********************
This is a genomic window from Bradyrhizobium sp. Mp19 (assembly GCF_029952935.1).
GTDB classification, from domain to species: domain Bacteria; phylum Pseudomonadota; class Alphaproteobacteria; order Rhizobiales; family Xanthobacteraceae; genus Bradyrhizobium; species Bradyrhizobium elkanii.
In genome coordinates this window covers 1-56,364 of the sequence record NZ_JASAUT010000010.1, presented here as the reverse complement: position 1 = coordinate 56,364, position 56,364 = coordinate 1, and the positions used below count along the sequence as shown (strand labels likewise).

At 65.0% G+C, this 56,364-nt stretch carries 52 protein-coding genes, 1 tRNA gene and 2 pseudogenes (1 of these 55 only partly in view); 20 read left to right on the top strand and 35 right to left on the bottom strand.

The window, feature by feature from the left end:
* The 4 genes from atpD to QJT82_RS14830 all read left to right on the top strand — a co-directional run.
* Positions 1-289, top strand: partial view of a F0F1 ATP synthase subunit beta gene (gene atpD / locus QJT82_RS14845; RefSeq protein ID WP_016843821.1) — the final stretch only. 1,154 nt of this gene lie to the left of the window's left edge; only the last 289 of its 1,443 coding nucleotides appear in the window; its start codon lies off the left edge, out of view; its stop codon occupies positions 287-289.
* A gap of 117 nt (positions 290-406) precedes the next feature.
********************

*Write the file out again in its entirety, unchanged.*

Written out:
This is a genomic window from Bradyrhizobium sp. Mp19 (assembly GCF_029952935.1).
GTDB classification, from domain to species: domain Bacteria; phylum Pseudomonadota; class Alphaproteobacteria; order Rhizobiales; family Xanthobacteraceae; genus Bradyrhizobium; species Bradyrhizobium elkanii.
In genome coordinates this window covers 1-56,364 of the sequence record NZ_JASAUT010000010.1, presented here as the reverse complement: position 1 = coordinate 56,364, position 56,364 = coordinate 1, and the positions used below count along the sequence as shown (strand labels likewise).

At 65.0% G+C, this 56,364-nt stretch carries 52 protein-coding genes, 1 tRNA gene and 2 pseudogenes (1 of these 55 only partly in view); 20 read left to right on the top strand and 35 right to left on the bottom strand.

The window, feature by feature from the left end:
* The 4 genes from atpD to QJT82_RS14830 all read left to right on the top strand — a co-directional run.
* Positions 1-289, top strand: partial view of a F0F1 ATP synthase subunit beta gene (gene atpD / locus QJT82_RS14845; RefSeq protein ID WP_016843821.1) — the final stretch only. 1,154 nt of this gene lie to the left of the window's left edge; only the last 289 of its 1,443 coding nucleotides appear in the window; its start codon lies off the left edge, out of view; its stop codon occupies positions 287-289.
* A gap of 117 nt (positions 290-406) precedes the next feature.